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abstract = "Background: We sought to determine if a common polymorphism can influence vulnerability to LDL cholesterol, and thereby influence the clinical benefit derived from therapies that reduce LDL cholesterol. Methods: We conducted a meta-analysis of the association between a common Trp719Arg polymorphism in the kinesin-like protein 6 (KIF6) gene and the risk of cardiovascular disease (CVD), and a meta-regression analysis to measure the effect modification of this polymorphism on the association between LDL cholesterol and the risk of CVD. We used this measure of genetic effect modification to predict the expected difference in clinical benefit among KIF6 719Arg allele carriers and non-carriers in response to therapies that reduce LDL cholesterol. We then conducted a meta-analysis of statin trials to compare the expected difference in clinical benefit with the observed difference during treatment with a statin. Results: In a meta-analysis involving 144,931 participants, the KIF6 719Arg allele was not associated with the relative risk (RR) of CVD (RR: 1.02, 95{\%}CI: 0.98-1.07, p = 0.288). Meta-regression analysis involving 88,535 participants, however, showed that the 719Arg allele appears to influence the effect of LDL cholesterol on the risk of CVD. KIF6 carriers experienced a 13{\%} greater reduction in the risk of CVD per mmol/L decrease in LDL cholesterol than non-carriers. We interpreted this difference as the expected difference in clinical benefit among KIF6 carriers and non-carriers in response to therapies that lower LDL cholesterol. The difference in clinical benefit predicted by the increased vulnerability to LDL cholesterol among KIF6 carriers (ratio of RR: 0.87, 95{\%}CI: 0.80-0.94, p = 0.001) agreed very closely with the observed difference among 50,060 KIF6 carriers and non-carriers enrolled in 8 randomized trials of statin therapy (ratio of RR: 0.87, 95{\%}CI: 0.77-0.99, p = 0.038). Conclusion: The KIF6 719Arg allele increases vulnerability to LDL cholesterol and thereby influences the expected clinical benefit of therapies that reduce LDL cholesterol.",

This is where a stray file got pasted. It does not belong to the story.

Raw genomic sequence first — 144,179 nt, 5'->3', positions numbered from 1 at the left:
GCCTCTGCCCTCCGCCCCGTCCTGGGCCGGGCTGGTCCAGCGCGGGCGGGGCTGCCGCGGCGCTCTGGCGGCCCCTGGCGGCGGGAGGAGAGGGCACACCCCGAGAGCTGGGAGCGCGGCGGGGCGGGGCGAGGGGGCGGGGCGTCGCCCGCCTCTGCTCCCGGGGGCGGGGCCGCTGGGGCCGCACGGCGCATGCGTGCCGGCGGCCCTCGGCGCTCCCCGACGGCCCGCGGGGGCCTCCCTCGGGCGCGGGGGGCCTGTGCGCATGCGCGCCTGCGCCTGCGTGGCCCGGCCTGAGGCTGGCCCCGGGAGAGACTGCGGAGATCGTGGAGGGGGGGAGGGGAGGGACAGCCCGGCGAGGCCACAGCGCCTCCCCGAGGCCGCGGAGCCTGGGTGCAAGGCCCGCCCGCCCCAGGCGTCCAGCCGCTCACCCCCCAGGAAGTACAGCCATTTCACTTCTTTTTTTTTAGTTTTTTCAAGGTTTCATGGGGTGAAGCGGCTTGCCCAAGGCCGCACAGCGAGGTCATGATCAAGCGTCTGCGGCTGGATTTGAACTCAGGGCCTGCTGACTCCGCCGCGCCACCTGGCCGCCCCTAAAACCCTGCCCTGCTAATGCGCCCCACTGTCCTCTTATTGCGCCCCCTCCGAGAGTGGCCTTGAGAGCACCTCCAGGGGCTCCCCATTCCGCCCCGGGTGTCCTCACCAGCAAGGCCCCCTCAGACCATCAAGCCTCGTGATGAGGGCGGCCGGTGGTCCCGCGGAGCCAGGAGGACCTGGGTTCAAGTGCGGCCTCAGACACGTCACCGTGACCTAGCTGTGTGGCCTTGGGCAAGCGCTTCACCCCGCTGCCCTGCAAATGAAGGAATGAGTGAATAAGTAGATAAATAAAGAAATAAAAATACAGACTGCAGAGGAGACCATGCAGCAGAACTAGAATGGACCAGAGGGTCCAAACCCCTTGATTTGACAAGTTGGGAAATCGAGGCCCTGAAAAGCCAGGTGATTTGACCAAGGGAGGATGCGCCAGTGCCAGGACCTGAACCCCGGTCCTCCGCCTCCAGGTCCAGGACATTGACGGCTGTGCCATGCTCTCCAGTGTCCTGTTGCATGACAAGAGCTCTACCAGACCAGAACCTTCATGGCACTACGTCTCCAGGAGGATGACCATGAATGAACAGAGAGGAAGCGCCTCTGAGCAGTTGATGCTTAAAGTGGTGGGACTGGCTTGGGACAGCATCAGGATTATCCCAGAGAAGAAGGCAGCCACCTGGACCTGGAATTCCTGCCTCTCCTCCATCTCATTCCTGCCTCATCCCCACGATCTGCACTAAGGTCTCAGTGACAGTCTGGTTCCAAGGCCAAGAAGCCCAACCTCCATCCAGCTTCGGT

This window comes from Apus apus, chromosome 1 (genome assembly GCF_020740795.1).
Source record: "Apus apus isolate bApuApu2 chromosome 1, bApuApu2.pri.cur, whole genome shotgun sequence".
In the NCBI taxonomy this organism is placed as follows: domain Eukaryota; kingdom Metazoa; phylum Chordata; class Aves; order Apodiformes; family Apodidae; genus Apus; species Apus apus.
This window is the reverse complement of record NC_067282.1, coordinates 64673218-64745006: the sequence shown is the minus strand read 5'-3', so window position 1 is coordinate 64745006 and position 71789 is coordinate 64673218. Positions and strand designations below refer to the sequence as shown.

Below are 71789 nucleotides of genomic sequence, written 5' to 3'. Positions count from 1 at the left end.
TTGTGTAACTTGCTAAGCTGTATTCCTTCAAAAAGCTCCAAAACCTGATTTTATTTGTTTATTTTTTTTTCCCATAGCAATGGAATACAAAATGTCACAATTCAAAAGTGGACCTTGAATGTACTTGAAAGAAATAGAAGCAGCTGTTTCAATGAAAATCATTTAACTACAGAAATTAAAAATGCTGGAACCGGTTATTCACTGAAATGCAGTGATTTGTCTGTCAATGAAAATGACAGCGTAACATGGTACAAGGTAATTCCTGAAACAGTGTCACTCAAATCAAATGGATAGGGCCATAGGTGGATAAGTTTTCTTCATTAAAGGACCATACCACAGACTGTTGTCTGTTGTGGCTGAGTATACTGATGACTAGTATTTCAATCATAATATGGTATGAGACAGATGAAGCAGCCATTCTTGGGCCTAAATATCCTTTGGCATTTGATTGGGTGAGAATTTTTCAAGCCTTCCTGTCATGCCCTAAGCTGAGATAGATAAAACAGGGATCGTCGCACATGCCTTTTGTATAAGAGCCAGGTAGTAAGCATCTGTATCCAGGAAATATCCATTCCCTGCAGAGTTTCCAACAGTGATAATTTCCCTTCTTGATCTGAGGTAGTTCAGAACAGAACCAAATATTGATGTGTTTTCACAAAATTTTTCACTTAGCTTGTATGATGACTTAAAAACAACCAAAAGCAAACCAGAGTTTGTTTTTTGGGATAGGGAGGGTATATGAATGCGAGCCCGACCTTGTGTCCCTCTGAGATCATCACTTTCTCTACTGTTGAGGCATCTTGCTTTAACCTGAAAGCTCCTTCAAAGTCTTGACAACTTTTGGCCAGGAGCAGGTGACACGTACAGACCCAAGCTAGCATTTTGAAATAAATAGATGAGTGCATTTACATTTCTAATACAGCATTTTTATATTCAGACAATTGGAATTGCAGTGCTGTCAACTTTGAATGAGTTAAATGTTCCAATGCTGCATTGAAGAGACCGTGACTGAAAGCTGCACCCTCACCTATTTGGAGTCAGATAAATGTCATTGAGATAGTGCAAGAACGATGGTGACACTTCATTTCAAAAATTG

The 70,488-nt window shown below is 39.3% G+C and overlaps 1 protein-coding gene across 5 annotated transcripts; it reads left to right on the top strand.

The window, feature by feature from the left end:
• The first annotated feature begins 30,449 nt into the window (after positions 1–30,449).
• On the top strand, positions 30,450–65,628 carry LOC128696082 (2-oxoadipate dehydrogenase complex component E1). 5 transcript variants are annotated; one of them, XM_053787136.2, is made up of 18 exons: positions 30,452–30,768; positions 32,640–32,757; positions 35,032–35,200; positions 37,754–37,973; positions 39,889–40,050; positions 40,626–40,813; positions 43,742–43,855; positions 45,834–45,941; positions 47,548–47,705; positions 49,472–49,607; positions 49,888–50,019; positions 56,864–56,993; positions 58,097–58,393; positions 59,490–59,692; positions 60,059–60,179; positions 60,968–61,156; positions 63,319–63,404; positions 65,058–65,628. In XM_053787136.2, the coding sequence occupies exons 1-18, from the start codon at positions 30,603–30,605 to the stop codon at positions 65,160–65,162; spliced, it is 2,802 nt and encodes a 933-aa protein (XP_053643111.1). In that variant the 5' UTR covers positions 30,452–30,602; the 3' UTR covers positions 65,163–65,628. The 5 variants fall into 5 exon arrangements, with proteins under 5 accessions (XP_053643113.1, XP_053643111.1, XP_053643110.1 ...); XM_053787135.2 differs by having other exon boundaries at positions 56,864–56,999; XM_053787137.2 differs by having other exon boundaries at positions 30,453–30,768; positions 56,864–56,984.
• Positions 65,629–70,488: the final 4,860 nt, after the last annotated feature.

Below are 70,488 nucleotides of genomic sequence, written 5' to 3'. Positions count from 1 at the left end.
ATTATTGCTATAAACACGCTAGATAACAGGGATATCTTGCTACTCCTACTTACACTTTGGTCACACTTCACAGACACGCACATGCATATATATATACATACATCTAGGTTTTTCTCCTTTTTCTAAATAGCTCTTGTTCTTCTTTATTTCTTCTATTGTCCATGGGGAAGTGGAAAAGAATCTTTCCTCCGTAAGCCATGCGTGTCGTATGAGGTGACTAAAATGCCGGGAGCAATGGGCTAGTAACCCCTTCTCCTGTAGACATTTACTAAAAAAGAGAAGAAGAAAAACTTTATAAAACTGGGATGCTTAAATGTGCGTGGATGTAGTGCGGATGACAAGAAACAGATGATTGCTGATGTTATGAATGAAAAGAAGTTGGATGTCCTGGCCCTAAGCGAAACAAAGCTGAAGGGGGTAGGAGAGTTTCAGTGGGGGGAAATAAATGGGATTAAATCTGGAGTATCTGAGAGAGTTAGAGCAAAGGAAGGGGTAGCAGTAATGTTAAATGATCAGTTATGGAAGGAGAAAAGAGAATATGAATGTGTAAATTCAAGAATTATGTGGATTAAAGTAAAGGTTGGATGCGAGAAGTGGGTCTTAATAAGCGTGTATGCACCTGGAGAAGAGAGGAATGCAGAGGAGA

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AB - Background: We sought to determine if a common polymorphism can influence vulnerability to LDL cholesterol, and thereby influence the clinical benefit derived from therapies that reduce LDL cholesterol. Methods: We conducted a meta-analysis of the association between a common Trp719Arg polymorphism in the kinesin-like protein 6 (KIF6) gene and the risk of cardiovascular disease (CVD), and a meta-regression analysis to measure the effect modification of this polymorphism on the association between LDL cholesterol and the risk of CVD. We used this measure of genetic effect modification to predict the expected difference in clinical benefit among KIF6 719Arg allele carriers and non-carriers in response to therapies that reduce LDL cholesterol. We then conducted a meta-analysis of statin trials to compare the expected difference in clinical benefit with the observed difference during treatment with a statin. Results: In a meta-analysis involving 144,931 participants, the KIF6 719Arg allele was not associated with the relative risk (RR) of CVD (RR: 1.02, 95%CI: 0.98-1.07, p = 0.288). Meta-regression analysis involving 88,535 participants, however, showed that the 719Arg allele appears to influence the effect of LDL cholesterol on the risk of CVD. KIF6 carriers experienced a 13% greater reduction in the risk of CVD per mmol/L decrease in LDL cholesterol than non-carriers. We interpreted this difference as the expected difference in clinical benefit among KIF6 carriers and non-carriers in response to therapies that lower LDL cholesterol. The difference in clinical benefit predicted by the increased vulnerability to LDL cholesterol among KIF6 carriers (ratio of RR: 0.87, 95%CI: 0.80-0.94, p = 0.001) agreed very closely with the observed difference among 50,060 KIF6 carriers and non-carriers enrolled in 8 randomized trials of statin therapy (ratio of RR: 0.87, 95%CI: 0.77-0.99, p = 0.038). Conclusion: The KIF6 719Arg allele increases vulnerability to LDL cholesterol and thereby influences the expected clinical benefit of therapies that reduce LDL cholesterol.